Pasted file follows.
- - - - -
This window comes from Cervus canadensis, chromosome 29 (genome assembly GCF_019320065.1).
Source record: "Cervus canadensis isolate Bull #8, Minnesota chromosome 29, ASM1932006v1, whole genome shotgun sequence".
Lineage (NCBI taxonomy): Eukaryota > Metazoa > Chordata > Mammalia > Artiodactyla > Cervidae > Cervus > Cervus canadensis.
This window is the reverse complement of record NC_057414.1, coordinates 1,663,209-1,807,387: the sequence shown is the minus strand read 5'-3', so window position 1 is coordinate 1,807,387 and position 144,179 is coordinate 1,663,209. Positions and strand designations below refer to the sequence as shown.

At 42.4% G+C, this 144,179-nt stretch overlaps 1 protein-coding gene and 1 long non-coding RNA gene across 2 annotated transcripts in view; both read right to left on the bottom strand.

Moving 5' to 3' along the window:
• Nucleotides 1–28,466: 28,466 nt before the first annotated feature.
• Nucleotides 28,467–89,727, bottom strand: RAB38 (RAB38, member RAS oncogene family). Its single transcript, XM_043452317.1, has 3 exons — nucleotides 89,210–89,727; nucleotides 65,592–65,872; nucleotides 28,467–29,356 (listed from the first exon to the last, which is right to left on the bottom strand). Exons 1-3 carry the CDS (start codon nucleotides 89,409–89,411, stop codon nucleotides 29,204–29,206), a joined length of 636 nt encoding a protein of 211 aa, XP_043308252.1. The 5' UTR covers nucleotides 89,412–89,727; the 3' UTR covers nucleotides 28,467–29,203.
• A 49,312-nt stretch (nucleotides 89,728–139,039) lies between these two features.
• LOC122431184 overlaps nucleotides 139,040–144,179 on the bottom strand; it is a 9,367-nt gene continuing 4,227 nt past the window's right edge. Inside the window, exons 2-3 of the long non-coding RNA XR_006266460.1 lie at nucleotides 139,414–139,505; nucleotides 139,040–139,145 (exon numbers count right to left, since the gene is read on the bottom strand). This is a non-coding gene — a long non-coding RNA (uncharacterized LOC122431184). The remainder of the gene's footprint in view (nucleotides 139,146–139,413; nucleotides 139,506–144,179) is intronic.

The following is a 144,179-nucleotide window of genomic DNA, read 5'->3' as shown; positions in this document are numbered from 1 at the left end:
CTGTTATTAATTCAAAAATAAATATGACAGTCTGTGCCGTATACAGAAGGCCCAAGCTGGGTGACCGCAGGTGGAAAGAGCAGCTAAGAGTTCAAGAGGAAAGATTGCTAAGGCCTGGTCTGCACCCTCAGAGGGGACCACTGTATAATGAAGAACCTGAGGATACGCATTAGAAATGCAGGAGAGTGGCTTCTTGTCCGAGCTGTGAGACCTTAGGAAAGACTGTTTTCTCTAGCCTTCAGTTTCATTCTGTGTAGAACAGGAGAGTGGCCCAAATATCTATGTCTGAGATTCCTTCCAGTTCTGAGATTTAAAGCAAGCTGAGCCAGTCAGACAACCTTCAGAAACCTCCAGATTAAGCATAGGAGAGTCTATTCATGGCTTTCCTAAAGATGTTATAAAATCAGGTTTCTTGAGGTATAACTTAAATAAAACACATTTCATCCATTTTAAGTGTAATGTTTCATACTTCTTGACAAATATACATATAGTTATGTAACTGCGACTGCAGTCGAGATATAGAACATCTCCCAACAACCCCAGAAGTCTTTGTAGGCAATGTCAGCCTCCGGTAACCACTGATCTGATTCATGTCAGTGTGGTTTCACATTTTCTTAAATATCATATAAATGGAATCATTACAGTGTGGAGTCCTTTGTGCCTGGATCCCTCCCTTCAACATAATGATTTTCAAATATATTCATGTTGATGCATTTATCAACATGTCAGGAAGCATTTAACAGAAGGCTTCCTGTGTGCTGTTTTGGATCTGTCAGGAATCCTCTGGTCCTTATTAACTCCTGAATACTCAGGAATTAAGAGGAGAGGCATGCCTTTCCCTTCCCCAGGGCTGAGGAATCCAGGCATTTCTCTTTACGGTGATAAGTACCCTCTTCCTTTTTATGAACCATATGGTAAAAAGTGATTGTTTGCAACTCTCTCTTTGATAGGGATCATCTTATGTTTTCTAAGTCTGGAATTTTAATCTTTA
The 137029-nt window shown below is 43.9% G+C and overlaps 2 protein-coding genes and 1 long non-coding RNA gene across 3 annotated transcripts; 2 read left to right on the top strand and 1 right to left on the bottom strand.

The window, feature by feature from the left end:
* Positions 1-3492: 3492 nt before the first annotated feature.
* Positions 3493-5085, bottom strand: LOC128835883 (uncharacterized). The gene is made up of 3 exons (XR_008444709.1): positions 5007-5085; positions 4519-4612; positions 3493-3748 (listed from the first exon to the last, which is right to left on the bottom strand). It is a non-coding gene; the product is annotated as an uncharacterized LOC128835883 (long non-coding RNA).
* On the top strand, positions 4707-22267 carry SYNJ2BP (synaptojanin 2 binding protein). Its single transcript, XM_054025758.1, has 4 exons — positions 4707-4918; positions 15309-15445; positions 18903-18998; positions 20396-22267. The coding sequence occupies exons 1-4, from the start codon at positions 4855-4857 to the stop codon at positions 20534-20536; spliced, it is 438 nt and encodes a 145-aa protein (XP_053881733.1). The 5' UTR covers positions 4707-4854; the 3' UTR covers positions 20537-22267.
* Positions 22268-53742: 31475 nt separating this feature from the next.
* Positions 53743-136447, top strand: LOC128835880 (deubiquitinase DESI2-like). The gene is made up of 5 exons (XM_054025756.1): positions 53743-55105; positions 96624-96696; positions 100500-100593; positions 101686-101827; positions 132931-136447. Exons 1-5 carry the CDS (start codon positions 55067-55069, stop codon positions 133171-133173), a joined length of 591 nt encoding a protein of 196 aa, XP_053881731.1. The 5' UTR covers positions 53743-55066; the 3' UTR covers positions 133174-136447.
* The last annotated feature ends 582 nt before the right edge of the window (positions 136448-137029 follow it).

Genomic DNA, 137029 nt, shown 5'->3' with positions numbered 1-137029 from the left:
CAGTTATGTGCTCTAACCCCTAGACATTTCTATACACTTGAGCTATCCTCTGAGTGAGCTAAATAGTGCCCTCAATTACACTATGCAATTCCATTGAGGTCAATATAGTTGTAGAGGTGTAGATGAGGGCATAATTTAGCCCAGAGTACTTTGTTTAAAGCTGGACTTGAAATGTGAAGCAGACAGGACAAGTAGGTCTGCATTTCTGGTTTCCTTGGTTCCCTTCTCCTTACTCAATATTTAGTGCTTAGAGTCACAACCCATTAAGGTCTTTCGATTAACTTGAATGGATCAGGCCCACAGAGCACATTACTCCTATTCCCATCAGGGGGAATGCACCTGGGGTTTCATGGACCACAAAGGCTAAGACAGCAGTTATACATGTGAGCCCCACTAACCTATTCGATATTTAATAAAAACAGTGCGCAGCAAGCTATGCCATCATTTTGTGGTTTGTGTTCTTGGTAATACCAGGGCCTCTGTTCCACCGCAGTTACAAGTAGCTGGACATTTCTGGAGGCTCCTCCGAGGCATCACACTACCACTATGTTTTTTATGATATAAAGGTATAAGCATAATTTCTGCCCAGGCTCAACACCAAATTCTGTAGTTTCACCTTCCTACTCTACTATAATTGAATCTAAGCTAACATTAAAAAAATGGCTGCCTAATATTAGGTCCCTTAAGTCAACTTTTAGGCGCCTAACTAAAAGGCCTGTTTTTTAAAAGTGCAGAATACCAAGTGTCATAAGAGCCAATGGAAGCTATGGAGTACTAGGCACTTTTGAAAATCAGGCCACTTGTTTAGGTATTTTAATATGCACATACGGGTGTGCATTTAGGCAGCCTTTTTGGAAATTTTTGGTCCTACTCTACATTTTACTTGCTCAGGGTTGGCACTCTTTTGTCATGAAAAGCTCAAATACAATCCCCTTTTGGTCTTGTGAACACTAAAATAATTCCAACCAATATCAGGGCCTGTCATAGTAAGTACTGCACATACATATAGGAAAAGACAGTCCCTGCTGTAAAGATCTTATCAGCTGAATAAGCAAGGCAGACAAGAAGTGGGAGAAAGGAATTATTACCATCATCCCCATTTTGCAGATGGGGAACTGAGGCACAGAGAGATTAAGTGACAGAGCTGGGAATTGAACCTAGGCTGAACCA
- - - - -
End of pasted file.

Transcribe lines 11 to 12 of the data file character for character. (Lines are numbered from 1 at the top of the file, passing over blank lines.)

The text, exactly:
The following is a 144,179-nucleotide window of genomic DNA, read 5'->3' as shown; positions in this document are numbered from 1 at the left end:
CTGTTATTAATTCAAAAATAAATATGACAGTCTGTGCCGTATACAGAAGGCCCAAGCTGGGTGACCGCAGGTGGAAAGAGCAGCTAAGAGTTCAAGAGGAAAGATTGCTAAGGCCTGGTCTGCACCCTCAGAGGGGACCACTGTATAATGAAGAACCTGAGGATACGCATTAGAAATGCAGGAGAGTGGCTTCTTGTCCGAGCTGTGAGACCTTAGGAAAGACTGTTTTCTCTAGCCTTCAGTTTCATTCTGTGTAGAACAGGAGAGTGGCCCAAATATCTATGTCTGAGATTCCTTCCAGTTCTGAGATTTAAAGCAAGCTGAGCCAGTCAGACAACCTTCAGAAACCTCCAGATTAAGCATAGGAGAGTCTATTCATGGCTTTCCTAAAGATGTTATAAAATCAGGTTTCTTGAGGTATAACTTAAATAAAACACATTTCATCCATTTTAAGTGTAATGTTTCATACTTCTTGACAAATATACATATAGTTATGTAACTGCGACTGCAGTCGAGATATAGAACATCTCCCAACAACCCCAGAAGTCTTTGTAGGCAATGTCAGCCTCCGGTAACCACTGATCTGATTCATGTCAGTGTGGTTTCACATTTTCTTAAATATCATATAAATGGAATCATTACAGTGTGGAGTCCTTTGTGCCTGGATCCCTCCCTTCAACATAATGATTTTCAAATATATTCATGTTGATGCATTTATCAACATGTCAGGAAGCATTTAACAGAAGGCTTCCTGTGTGCTGTTTTGGATCTGTCAGGAATCCTCTGGTCCTTATTAACTCCTGAATACTCAGGAATTAAGAGGAGAGGCATGCCTTTCCCTTCCCCAGGGCTGAGGAATCCAGGCATTTCTCTTTACGGTGATAAGTACCCTCTTCCTTTTTATGAACCATATGGTAAAAAGTGATTGTTTGCAACTCTCTCTTTGATAGGGATCATCTTATGTTTTCTAAGTCTGGAATTTTAATCTTTA